Robert Koldewey [1855-1925] -- By: Anonymous

Journal: Bible and Spade (Second Run)
Volume: BSPADE 03:4 (Autumn 1990)
Article: Robert Koldewey [1855-1925]
Author: Anonymous


Robert Koldewey [1855-1925]

Robert Koldewey and one of the hundreds of well-preserved
animal reliefs found on the gateways and walls of Babylon.

Look at a photograph or drawing of the vast area and the huge structures exposed to view by the excavations at ancient Babylon directed by Robert Koldewey and his assistant, Walter Andrae, and you will be impressed with the magnitude of his work. The first to use hand pushed “railroad cars” for earth moving, he also inaugurated truly scientific excavation in Mesopotamia by his careful stratigraphic procedures.

“Typically German,” you might say, were his dull reports, which failed to reach the general public. Yet his prestigious patrons - Berlin Museum, German Oriental Society and Kaiser Wilhelm II - funded him to the extent of nearly half a million dollars. Doubtless he earned it, for he prepared well for his career by studying architecture, archaeology, and ancient history at Berlin Museum, and Vienna.

After two expeditions in the classical world under the German Archaeological Institute and one in Iraq (1887, under the British Museum),

Koldewey spent ten years of combined teaching at Gorlitz and excavating in the Mediterranean region. Then, in 1897, he began to see his wildest dreams materialize, when the Deutsche Orient-Gesellschaft commissioned him to survey for promising sites in Mesopotamia. Their primary interest was in new finds of cuneiform tablets, and Koldewey convinced them he should dig the ruins of Babylon.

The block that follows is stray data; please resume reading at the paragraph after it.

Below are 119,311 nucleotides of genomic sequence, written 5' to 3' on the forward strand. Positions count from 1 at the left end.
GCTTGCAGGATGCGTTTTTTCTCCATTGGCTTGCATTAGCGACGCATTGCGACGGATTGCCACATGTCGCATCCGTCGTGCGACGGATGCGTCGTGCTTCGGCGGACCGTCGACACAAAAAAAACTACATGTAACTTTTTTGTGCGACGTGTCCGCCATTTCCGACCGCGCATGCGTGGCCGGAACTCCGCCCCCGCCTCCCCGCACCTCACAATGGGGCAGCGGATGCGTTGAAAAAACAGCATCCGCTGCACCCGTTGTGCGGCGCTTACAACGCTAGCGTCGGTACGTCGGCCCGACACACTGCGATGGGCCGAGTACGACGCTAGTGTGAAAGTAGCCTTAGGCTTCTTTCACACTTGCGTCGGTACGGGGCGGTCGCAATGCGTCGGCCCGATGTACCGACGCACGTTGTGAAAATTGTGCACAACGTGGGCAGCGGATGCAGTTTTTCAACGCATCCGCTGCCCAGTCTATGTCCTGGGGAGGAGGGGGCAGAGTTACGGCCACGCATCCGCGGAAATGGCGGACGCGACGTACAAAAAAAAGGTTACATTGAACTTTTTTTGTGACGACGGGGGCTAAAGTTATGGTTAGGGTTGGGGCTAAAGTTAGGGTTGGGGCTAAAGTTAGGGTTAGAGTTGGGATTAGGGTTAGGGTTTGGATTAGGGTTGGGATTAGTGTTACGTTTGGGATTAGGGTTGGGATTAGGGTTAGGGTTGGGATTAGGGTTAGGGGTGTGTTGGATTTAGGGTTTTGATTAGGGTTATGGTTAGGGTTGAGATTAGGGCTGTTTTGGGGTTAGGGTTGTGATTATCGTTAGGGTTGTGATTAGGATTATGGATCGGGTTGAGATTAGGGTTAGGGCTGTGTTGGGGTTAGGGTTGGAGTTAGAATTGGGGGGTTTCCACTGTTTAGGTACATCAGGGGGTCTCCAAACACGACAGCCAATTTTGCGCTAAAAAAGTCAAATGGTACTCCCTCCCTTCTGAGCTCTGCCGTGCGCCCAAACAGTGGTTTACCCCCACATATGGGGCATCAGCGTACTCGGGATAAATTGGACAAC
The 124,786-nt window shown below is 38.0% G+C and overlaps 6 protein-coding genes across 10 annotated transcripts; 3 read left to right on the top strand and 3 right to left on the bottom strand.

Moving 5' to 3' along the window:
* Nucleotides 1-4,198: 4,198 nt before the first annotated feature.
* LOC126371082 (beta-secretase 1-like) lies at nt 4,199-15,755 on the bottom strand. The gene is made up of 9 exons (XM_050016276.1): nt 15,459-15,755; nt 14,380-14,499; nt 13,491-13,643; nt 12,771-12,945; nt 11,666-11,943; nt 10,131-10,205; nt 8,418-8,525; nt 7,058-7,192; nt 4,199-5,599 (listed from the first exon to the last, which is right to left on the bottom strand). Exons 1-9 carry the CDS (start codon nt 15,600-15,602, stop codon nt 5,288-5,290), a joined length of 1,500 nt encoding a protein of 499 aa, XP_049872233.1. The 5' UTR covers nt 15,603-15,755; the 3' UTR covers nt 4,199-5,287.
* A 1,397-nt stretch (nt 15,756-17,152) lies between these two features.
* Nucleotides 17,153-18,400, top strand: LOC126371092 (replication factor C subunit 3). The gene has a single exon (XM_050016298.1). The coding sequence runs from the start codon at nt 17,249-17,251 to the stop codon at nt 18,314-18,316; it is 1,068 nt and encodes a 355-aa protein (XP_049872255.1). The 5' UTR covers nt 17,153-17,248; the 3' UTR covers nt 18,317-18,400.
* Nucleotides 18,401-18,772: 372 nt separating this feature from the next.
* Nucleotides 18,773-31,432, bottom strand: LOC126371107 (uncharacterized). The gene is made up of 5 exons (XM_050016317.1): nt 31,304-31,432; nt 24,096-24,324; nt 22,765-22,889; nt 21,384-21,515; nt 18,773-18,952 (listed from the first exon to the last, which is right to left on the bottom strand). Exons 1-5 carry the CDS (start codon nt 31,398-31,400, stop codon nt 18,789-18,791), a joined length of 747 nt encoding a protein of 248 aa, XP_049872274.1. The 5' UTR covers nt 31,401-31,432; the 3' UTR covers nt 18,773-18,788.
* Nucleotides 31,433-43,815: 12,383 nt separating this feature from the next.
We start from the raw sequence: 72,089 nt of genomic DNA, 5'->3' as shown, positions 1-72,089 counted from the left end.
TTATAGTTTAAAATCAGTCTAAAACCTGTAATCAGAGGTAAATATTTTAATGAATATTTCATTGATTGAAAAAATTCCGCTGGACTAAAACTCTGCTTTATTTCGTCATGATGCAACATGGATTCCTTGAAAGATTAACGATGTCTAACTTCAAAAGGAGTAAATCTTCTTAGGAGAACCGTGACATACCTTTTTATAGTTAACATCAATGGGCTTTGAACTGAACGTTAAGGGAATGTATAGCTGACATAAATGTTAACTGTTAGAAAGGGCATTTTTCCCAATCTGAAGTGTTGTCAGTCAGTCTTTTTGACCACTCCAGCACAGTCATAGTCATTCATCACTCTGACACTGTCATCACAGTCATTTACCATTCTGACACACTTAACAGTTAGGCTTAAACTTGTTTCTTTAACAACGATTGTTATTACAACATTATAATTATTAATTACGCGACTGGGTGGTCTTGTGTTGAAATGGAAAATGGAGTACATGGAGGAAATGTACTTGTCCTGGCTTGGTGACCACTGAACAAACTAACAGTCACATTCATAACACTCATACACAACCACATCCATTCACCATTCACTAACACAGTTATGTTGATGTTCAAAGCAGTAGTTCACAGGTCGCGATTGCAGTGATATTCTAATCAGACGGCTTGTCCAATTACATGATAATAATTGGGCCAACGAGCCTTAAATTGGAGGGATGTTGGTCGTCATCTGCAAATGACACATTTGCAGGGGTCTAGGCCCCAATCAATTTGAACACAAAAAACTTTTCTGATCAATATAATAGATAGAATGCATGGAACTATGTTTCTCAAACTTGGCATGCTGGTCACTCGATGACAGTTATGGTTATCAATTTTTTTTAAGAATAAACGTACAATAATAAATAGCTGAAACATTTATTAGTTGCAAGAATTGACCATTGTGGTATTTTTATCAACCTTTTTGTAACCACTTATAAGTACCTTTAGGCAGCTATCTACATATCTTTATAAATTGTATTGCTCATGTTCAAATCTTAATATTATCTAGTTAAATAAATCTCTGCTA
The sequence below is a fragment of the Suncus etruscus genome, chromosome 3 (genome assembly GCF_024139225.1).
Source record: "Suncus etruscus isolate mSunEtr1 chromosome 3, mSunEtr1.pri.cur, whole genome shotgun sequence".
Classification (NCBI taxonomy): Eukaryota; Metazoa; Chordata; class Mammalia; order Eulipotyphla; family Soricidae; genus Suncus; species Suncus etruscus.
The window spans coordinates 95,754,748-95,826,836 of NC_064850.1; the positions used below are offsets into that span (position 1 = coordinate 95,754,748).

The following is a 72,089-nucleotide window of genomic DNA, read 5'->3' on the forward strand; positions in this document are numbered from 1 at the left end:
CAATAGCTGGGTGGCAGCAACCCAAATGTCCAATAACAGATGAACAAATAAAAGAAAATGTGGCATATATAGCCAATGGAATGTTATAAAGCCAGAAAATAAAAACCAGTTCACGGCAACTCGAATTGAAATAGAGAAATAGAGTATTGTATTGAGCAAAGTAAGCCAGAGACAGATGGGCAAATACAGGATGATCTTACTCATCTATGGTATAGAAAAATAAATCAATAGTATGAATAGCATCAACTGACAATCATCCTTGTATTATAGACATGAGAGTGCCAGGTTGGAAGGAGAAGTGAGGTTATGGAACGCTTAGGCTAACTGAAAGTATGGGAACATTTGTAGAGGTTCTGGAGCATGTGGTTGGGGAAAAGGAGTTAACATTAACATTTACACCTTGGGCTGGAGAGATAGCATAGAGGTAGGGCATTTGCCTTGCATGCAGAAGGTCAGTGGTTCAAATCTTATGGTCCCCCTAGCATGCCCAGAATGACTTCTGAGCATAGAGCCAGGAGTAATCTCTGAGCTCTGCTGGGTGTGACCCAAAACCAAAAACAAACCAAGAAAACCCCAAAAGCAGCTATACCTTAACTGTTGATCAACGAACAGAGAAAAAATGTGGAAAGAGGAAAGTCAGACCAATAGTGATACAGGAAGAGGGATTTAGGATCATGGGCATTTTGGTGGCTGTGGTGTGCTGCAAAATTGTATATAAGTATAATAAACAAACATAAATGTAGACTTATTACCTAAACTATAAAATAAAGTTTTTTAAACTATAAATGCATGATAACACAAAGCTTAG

By 1914 Koldewey was able to report, “Part of this [north] wall still exists and is recognisable at the present time in the guise of a low ridge about four to five kilometres in length. Up to the present we have only excavated a small part, so…only possible to give a detailed description of the most noteworthy features of these fortifications, that were rendered so famous by Greek authors. There was a massive wall of crude brick seven metres thick, in front of which […about 12 metres] stood another wall of burnt brick 7–8 metres thick…”1 His studies in classical history enabled Koldewey to lean heavily on the Greek historian Herodotus and others to guide him as to what to look for as he plotted the strategy of the dig.

The total circumference of the walls was found to be about 10.6 mi, less than the approximately 53 mi given by Herodotus or the 40 mi of Ctesias, but Koldewey’s estimate of 360 towers in all is a larger one than theirs. The famous Code of Hammurabi had been plundered by raiders and carried to Susa (Persia), where it...

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